Duncan Jevons, 49, pleaded guilty at Ipswich Crown Court to four specimen charges of theft and asked for 316 others to be considered, which involved 40,000 books taken over a 30-year period.
Police found 52,000 books, mainly religious and philosophical titles with an estimated worth of pounds 100,000, stacked from floor to ceiling in Jevons's home and barn at Halesworth, Suffolk.
About 12,000 have been identified and returned, with Jevons claiming that 10,000 belonged to him. Records and 2,000 cassettes were also found and they, like the books, had all identifying marks removed from them.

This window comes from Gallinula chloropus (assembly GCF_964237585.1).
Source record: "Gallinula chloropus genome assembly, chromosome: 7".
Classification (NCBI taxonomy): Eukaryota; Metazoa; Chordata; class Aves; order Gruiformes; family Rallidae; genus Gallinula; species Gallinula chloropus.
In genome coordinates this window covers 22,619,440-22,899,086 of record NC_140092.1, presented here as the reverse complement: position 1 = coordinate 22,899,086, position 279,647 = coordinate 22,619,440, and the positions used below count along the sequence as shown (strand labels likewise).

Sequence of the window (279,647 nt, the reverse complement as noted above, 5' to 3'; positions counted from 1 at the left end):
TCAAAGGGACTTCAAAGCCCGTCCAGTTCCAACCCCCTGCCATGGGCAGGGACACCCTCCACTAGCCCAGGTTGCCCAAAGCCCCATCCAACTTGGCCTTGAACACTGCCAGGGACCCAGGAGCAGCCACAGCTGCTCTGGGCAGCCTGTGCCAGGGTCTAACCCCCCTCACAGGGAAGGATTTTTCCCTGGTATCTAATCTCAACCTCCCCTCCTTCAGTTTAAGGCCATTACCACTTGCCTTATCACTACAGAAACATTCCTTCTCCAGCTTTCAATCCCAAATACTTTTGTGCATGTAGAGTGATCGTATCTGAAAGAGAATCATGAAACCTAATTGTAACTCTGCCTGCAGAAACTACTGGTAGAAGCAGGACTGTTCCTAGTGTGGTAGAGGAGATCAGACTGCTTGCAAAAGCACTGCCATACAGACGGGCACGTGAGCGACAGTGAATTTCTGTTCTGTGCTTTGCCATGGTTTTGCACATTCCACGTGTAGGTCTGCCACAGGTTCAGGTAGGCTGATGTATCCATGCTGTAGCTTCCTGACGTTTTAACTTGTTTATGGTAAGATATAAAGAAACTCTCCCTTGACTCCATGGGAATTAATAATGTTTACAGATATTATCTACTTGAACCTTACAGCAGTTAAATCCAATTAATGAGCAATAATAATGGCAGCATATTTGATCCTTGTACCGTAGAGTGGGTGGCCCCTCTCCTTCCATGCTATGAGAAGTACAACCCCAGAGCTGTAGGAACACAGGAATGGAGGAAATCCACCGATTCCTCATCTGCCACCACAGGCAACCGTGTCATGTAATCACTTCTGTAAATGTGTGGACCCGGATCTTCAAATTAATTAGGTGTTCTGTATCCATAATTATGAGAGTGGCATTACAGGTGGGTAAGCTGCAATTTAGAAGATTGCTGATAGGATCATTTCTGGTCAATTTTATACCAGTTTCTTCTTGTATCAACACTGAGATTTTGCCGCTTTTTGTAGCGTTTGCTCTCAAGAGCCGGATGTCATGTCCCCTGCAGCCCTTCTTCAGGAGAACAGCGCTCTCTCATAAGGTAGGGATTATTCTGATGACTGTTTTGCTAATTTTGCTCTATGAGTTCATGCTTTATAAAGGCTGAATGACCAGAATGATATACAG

The court was told Jevons was a sad, inadequate, obsessive man who had stolen the books to feed his efforts to impress others with the illusion that he was well-educated.
Judge John Turner told Jevons he had 'a personality like a magpie to steal'. But taking into account his help in identifying the books, his guilty pleas and the fact that he made no money from the thefts, the judge gave him the smallest sentence possible.Reuse content